For someone who had spent time at Auschwitz he seemed pretty upbeat about life and human nature. So, I had to read his book, “Man’s Search for Meaning.”
I hope this essay lifts up your spirit the way his book did mine when I first read it.
“He who has a why to live can bear with almost any how.”
Shortly after Frankl arrived at the camp, the guards ordered him to strip off his clothes and put on the rags of a deceased prisoner. Later, he asked another captive what happened to the group of people that the wardens had pulled out of the lines. The old-timer pointed to the smoke rising in the sky. “Your friend is up there in Heaven.”
As Frankl adapted to camp life, he observed the psychological breakdown of many of his comrades. He strove to maintain his own sanity despite the harsh environment, the torments from the guards and the irrepressible questions on his mind: “What is the point of this suffering? Will I survive? If I do survive, what will my life be worth?”
Frankl knew when a comrade had lost the will to live because he was no longer prepared to endure the daily trials. When his suffering had lost meaning, he just wanted to get as much pleasure as possible NOW. “Cigarettes could be exchanged for twelve soups, and twelve soups were often a very real respite from starvation…Thus when we saw a comrade smoking his own cigarettes, we knew he had given up faith in his strength to carry on, and once lost, the will to live seldom returned.”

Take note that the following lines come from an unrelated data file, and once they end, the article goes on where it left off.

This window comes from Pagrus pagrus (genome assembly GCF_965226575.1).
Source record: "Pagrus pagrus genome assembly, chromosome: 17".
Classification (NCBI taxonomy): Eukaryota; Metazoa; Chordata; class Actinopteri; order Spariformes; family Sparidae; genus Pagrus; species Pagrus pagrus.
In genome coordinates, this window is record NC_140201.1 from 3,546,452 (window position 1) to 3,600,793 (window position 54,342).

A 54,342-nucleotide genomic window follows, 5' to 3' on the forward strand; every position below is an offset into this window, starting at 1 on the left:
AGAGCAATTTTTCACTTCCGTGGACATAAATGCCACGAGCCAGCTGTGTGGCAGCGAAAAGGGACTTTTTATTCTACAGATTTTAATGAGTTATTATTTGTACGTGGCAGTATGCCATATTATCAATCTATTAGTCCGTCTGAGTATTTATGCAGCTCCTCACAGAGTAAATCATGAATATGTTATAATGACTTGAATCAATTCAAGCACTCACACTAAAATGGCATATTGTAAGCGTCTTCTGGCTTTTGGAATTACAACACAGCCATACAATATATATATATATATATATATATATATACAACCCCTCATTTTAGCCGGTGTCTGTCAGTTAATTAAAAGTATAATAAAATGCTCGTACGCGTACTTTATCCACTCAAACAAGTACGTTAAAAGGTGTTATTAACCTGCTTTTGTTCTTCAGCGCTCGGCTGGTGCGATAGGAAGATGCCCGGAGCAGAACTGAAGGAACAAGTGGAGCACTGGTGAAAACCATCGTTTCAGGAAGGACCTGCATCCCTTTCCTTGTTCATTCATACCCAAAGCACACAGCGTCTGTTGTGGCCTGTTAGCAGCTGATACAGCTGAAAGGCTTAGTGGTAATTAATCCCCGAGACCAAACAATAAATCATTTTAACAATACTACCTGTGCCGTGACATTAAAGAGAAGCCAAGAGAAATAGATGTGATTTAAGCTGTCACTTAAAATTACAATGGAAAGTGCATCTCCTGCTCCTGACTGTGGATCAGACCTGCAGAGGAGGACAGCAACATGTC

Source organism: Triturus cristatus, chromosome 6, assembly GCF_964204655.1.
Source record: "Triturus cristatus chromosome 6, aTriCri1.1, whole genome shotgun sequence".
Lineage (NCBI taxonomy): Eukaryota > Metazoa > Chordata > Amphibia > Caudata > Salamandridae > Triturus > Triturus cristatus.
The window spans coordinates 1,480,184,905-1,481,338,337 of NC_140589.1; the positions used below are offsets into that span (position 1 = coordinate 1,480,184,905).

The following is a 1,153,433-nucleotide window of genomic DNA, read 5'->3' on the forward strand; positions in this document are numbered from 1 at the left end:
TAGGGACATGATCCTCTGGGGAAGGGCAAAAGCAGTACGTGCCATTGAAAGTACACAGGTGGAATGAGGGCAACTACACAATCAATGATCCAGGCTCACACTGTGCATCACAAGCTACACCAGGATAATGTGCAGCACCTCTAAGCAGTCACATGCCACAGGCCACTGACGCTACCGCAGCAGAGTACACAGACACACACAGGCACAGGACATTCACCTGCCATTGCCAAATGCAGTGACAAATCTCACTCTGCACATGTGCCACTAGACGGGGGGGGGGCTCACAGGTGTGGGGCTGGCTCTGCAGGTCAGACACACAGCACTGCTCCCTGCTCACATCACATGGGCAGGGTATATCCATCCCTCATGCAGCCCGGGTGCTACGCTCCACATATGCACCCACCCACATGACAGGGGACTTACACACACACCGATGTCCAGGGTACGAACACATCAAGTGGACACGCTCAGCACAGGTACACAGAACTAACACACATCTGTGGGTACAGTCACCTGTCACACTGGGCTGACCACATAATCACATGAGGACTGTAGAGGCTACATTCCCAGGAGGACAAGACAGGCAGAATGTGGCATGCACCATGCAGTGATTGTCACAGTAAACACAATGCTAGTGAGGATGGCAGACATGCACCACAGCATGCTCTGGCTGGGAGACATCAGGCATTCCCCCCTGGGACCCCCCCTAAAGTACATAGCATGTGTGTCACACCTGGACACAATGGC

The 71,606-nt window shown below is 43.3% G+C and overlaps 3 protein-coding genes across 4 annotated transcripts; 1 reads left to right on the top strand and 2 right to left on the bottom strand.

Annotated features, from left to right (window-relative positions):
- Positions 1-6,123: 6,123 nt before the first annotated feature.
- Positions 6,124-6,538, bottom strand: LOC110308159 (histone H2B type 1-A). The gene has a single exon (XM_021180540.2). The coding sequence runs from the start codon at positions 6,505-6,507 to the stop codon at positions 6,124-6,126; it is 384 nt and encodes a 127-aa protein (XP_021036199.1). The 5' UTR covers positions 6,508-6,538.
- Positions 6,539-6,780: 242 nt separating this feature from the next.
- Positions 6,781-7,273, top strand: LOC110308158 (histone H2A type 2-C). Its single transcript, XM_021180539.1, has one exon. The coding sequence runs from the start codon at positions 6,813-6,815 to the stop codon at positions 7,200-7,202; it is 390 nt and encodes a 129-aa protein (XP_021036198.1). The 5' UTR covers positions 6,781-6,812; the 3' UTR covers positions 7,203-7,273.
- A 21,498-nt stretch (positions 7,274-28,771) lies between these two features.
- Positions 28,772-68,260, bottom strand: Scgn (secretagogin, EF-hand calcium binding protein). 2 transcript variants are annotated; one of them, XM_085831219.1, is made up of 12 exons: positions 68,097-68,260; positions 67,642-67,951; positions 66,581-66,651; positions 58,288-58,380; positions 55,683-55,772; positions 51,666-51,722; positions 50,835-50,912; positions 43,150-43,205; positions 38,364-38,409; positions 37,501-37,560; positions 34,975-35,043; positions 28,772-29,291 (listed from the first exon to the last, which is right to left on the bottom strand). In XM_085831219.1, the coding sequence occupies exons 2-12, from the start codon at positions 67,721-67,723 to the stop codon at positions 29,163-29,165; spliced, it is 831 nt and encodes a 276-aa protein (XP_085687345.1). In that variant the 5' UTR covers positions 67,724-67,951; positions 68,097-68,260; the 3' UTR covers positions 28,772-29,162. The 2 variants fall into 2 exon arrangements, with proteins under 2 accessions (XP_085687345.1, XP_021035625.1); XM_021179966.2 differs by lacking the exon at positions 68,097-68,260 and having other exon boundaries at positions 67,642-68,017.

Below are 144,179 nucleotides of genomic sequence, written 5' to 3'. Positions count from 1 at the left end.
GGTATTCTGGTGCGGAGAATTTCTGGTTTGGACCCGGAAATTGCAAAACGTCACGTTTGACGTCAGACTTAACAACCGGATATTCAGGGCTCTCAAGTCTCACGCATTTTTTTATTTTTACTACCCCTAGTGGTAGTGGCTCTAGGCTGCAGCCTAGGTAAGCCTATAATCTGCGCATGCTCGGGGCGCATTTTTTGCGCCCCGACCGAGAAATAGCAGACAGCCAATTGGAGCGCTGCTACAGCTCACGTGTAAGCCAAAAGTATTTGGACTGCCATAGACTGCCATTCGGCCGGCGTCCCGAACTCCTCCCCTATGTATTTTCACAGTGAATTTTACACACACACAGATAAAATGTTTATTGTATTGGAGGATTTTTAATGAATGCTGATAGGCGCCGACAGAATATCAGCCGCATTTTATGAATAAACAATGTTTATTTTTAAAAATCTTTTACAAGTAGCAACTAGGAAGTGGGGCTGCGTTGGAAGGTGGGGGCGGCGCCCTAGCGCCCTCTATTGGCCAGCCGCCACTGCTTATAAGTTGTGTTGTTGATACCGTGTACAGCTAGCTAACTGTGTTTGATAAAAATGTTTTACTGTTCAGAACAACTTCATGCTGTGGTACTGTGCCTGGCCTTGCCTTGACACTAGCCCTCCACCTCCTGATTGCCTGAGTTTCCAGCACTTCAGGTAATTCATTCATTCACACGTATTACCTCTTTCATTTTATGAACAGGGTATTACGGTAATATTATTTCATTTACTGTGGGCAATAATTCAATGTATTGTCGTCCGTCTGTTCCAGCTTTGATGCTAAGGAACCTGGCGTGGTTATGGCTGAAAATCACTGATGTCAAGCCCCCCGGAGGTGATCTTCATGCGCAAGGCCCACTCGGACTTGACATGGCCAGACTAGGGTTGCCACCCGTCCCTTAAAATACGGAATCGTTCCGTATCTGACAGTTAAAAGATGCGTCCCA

It was amazing to Frankl that he and some of his comrades wanted to survive, in spite of these conditions. He came to believe that those who did had one distinguishing mark: the will to meaning fulfilled.
He made a firm decision not to commit suicide because he was working on a book that he hoped would be a great contribution to the world (nicely anticipated!). He realized that, with that purpose in mind, he was no longer afraid of his suffering. He had acquired a superhuman motivation to endure it. He surmised that “he who has a why to live will bear with almost any how.”
After the war, he continued his research and discovered that happiness, which we sometimes pursue through pleasures or a list of highly-praised achievements, is only a by-product of the will to meaning. In other words, happiness is what happens while you’re minding your business. Your business is to find out why you’re here and what great thing you can do with that time. If you succeed at this – and it will be hard – then happiness may come crawling with its tail between its legs. And, if it is your lot to suffer, then at least you will bear it nobly.
“Success will follow you precisely because you had forgotten to think about it.”
“Don’t aim at success. The more you aim at it and make it a target, the more you are going to miss it. For success, like happiness, cannot be pursued; it must ensue, and it only does so as the unintended side effect of one’s personal dedication to a cause greater than oneself or as the by-product of one’s surrender to a person other than oneself.”
So, don’t fret if you don’t get through that list of “10 Things to Get to a Happier You” today. Just do the one thing that your entire being is burning to do.